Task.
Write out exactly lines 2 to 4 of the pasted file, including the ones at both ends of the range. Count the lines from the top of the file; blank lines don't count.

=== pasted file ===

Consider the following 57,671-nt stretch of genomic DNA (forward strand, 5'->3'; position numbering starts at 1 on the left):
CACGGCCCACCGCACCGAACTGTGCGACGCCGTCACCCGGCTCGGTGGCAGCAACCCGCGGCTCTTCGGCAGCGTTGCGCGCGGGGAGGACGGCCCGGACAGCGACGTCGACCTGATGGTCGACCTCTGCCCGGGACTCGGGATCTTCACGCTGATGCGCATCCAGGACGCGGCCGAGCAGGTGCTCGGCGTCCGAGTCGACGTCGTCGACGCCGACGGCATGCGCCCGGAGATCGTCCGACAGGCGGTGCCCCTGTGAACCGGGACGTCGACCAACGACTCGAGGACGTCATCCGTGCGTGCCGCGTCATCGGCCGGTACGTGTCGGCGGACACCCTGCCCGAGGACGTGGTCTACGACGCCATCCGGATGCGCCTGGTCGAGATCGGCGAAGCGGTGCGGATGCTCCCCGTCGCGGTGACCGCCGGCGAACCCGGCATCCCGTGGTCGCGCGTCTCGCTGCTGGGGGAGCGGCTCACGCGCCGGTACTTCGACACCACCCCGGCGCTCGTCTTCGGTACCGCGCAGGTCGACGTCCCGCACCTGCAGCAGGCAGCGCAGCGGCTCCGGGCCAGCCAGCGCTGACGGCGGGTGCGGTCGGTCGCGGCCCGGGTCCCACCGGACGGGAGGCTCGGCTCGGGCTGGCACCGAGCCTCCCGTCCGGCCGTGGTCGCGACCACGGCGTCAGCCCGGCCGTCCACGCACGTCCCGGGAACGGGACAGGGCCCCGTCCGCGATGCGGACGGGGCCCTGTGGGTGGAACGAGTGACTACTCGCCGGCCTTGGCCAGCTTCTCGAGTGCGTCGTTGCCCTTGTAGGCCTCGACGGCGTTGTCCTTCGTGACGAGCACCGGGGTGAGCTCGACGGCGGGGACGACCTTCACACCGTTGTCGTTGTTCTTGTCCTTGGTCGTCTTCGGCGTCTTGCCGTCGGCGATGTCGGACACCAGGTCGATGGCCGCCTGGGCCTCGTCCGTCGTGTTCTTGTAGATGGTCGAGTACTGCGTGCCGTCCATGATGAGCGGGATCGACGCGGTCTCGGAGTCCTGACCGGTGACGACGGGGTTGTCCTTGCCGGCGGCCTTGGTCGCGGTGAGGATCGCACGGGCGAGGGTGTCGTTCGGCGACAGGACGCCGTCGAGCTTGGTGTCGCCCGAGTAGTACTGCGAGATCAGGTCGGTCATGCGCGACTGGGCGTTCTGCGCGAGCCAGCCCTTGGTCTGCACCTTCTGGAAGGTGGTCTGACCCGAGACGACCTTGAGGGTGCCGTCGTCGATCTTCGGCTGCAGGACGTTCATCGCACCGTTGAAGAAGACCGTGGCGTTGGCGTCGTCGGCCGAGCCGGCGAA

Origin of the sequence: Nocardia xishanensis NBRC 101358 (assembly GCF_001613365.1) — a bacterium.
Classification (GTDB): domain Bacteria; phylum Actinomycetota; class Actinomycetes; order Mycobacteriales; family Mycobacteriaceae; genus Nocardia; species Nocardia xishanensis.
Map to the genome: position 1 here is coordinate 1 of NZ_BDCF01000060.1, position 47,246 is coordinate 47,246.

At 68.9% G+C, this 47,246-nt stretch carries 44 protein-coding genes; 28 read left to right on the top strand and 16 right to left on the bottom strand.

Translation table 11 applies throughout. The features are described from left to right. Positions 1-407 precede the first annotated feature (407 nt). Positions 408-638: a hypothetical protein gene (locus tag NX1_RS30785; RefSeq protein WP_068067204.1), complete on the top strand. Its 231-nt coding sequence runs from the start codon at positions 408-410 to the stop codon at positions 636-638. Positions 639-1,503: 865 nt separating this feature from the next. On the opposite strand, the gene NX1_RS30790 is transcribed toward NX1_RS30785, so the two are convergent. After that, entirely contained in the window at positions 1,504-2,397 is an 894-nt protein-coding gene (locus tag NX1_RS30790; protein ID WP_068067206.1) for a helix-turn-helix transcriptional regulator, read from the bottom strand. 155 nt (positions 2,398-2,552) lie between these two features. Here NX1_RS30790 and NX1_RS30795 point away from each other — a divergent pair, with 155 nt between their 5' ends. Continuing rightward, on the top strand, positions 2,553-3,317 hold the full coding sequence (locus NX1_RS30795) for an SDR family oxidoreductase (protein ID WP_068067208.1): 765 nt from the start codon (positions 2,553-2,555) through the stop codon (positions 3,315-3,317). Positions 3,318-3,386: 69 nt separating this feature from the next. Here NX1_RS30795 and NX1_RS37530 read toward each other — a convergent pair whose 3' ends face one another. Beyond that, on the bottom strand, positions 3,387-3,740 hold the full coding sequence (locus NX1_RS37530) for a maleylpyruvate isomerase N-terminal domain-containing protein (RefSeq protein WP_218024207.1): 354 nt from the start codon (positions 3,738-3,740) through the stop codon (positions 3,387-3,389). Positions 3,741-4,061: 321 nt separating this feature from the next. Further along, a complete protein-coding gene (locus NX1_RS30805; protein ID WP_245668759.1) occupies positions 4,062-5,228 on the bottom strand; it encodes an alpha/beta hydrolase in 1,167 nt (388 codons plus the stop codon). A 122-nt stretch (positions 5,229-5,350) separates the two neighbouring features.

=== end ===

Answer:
CACGGCCCACCGCACCGAACTGTGCGACGCCGTCACCCGGCTCGGTGGCAGCAACCCGCGGCTCTTCGGCAGCGTTGCGCGCGGGGAGGACGGCCCGGACAGCGACGTCGACCTGATGGTCGACCTCTGCCCGGGACTCGGGATCTTCACGCTGATGCGCATCCAGGACGCGGCCGAGCAGGTGCTCGGCGTCCGAGTCGACGTCGTCGACGCCGACGGCATGCGCCCGGAGATCGTCCGACAGGCGGTGCCCCTGTGAACCGGGACGTCGACCAACGACTCGAGGACGTCATCCGTGCGTGCCGCGTCATCGGCCGGTACGTGTCGGCGGACACCCTGCCCGAGGACGTGGTCTACGACGCCATCCGGATGCGCCTGGTCGAGATCGGCGAAGCGGTGCGGATGCTCCCCGTCGCGGTGACCGCCGGCGAACCCGGCATCCCGTGGTCGCGCGTCTCGCTGCTGGGGGAGCGGCTCACGCGCCGGTACTTCGACACCACCCCGGCGCTCGTCTTCGGTACCGCGCAGGTCGACGTCCCGCACCTGCAGCAGGCAGCGCAGCGGCTCCGGGCCAGCCAGCGCTGACGGCGGGTGCGGTCGGTCGCGGCCCGGGTCCCACCGGACGGGAGGCTCGGCTCGGGCTGGCACCGAGCCTCCCGTCCGGCCGTGGTCGCGACCACGGCGTCAGCCCGGCCGTCCACGCACGTCCCGGGAACGGGACAGGGCCCCGTCCGCGATGCGGACGGGGCCCTGTGGGTGGAACGAGTGACTACTCGCCGGCCTTGGCCAGCTTCTCGAGTGCGTCGTTGCCCTTGTAGGCCTCGACGGCGTTGTCCTTCGTGACGAGCACCGGGGTGAGCTCGACGGCGGGGACGACCTTCACACCGTTGTCGTTGTTCTTGTCCTTGGTCGTCTTCGGCGTCTTGCCGTCGGCGATGTCGGACACCAGGTCGATGGCCGCCTGGGCCTCGTCCGTCGTGTTCTTGTAGATGGTCGAGTACTGCGTGCCGTCCATGATGAGCGGGATCGACGCGGTCTCGGAGTCCTGACCGGTGACGACGGGGTTGTCCTTGCCGGCGGCCTTGGTCGCGGTGAGGATCGCACGGGCGAGGGTGTCGTTCGGCGACAGGACGCCGTCGAGCTTGGTGTCGCCCGAGTAGTACTGCGAGATCAGGTCGGTCATGCGCGACTGGGCGTTCTGCGCGAGCCAGCCCTTGGTCTGCACCTTCTGGAAGGTGGTCTGACCCGAGACGACCTTGAGGGTGCCGTCGTCGATCTTCGGCTGCAGGACGTTCATCGCACCGTTGAAGAAGACCGTGGCGTTGGCGTCGTCGGCCGAGCCGGCGAA

Origin of the sequence: Nocardia xishanensis NBRC 101358 (assembly GCF_001613365.1) — a bacterium.
Classification (GTDB): domain Bacteria; phylum Actinomycetota; class Actinomycetes; order Mycobacteriales; family Mycobacteriaceae; genus Nocardia; species Nocardia xishanensis.